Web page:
Most of the dentistry I’m doing today is repairing older dentistry, whether from leakage, decay, or breakage. One of the more challenging and grayer areas of dentistry is when to treat. Unfortunately, we live in a time when patients are guarded against over-diagnosis and overzealous treatment planning. The difficulty comes when their skepticism meets your honest and sincere concerns for treatment needs.
In an ideal world, I would alert every patient to anything and everything going on in their mouths that I would want explained to me, not just the “need to treat now” findings. I would say that, the majority of the time, I do a really good job with this. I spend extra time going above and beyond to inform and educate, with verbal explanations, photographs, and radiographs. However, I’m human, too. It’s difficult situation to walk into a room and have the patient start the exam by saying they don’t want you to find anything or the hygienist telling you that the patient doesn’t want to do anything unless it is broken or painful.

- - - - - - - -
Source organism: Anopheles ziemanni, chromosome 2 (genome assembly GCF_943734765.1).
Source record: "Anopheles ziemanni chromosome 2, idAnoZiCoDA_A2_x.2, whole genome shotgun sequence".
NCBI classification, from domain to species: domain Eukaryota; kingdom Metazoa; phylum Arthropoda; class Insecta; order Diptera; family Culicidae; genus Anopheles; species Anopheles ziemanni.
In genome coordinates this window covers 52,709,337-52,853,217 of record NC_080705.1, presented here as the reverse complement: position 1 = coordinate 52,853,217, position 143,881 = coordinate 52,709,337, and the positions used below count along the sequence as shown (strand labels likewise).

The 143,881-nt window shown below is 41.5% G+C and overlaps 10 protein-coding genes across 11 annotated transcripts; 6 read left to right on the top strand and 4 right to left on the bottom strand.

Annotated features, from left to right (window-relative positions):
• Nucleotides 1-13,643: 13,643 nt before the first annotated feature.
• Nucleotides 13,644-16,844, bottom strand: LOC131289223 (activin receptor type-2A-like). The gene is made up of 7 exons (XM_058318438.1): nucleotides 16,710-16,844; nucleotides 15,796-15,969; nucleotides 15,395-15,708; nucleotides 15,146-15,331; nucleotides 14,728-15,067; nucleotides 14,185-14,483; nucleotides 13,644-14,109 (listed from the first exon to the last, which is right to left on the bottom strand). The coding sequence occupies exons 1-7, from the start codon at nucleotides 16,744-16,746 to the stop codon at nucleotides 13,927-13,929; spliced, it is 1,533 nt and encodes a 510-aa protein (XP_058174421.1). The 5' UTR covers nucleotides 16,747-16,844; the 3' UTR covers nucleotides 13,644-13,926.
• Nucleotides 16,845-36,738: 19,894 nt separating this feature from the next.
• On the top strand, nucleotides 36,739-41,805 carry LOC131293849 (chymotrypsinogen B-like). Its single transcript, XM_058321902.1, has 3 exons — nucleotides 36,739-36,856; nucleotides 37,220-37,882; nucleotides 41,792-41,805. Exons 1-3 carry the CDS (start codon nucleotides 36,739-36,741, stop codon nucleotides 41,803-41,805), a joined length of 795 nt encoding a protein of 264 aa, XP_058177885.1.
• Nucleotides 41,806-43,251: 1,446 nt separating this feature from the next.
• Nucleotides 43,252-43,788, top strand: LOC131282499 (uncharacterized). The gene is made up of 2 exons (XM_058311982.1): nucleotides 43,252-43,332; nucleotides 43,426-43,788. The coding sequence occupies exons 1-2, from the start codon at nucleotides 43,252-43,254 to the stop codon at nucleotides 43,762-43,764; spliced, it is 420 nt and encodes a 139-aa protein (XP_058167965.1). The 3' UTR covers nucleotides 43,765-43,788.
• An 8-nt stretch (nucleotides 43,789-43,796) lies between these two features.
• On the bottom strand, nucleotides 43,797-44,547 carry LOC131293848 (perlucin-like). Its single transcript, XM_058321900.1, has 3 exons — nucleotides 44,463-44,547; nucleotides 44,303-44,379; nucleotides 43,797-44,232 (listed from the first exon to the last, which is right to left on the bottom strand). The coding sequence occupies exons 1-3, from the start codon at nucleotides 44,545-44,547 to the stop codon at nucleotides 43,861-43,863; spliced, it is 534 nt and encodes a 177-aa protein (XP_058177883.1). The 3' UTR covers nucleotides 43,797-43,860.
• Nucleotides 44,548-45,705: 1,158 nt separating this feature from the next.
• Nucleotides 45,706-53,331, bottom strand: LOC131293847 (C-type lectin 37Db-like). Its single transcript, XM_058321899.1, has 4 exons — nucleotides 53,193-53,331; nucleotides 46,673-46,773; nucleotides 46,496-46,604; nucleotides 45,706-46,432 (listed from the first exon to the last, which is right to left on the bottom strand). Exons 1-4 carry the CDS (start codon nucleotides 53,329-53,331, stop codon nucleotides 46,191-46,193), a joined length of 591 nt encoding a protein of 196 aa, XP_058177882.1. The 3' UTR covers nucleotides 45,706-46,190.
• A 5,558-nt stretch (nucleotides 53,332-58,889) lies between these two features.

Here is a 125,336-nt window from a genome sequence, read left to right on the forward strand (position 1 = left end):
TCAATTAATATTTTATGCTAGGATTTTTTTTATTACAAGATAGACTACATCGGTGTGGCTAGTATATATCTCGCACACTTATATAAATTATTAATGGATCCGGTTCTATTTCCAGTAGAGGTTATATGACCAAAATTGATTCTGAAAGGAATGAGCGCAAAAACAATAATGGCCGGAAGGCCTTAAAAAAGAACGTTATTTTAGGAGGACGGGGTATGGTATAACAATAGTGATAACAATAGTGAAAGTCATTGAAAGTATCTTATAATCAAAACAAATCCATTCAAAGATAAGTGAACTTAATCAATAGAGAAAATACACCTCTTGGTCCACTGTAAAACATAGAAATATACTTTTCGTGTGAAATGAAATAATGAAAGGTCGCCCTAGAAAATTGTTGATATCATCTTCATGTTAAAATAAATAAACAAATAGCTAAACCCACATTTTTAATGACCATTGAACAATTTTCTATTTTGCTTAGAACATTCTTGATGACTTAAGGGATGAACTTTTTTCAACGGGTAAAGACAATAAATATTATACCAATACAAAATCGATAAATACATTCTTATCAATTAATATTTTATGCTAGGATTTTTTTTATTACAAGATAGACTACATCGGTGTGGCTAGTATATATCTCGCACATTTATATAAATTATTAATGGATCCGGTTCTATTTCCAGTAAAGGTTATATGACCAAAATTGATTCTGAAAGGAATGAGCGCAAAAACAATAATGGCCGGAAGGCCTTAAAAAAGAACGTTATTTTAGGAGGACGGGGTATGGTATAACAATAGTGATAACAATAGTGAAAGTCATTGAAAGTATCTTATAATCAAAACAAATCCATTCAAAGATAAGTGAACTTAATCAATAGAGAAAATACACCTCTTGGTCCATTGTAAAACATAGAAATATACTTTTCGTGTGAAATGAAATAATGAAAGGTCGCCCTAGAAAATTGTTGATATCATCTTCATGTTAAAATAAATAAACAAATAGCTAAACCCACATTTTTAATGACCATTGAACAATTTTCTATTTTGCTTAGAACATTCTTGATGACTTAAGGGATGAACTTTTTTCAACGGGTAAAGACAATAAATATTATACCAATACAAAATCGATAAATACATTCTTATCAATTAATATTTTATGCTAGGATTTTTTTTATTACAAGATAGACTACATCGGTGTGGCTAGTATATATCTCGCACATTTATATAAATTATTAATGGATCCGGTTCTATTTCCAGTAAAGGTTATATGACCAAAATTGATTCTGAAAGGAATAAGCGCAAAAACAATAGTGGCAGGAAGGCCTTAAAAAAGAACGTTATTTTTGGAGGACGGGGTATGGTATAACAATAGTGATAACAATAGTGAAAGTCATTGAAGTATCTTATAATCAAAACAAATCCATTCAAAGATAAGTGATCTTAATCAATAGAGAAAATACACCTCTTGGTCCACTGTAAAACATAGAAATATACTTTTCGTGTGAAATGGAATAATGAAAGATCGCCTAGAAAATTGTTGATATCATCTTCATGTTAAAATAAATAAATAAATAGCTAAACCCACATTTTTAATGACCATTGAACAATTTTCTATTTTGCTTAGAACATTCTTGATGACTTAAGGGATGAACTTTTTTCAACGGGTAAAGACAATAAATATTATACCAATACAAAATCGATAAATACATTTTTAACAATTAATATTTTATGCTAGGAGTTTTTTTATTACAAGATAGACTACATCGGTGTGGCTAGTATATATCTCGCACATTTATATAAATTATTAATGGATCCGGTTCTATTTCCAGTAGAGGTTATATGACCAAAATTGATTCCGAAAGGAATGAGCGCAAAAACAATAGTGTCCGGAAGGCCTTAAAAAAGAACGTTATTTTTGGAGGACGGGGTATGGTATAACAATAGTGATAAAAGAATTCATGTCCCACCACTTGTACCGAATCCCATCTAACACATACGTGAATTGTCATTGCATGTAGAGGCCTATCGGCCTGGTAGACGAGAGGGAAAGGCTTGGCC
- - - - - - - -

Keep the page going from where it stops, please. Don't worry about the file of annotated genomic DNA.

The internal struggle I face in these situations is an ever-present one. The people-pleaser in me wants to make this patient happy. But I’ve just been informed that their happiness is dependent upon my withholding information until things break or hurt, which isn’t in the patient’s best interest. In my experience, when I suppress that little voice telling me to make the patient like me, and I inform them of my concerns for future dental needs, even if nothing is decayed, broken, or hurting, I sleep better at night. That patient may, in fact, choose to wait to fix things until they have physical evidence of a “need” to treat, even if it means more procedures in the end. But at least it was their decision to wait, and I provided them with all of the risks and benefits necessary to arrive at that decision.
I’m working hard to squash that little voice each and every day that I practice dentistry. But let me tell you - she’s a persistent little bugger. Do you struggle with this? Does she ever go away? What are your best methods for dealing with this struggle?
Courtney Lavigne, DMD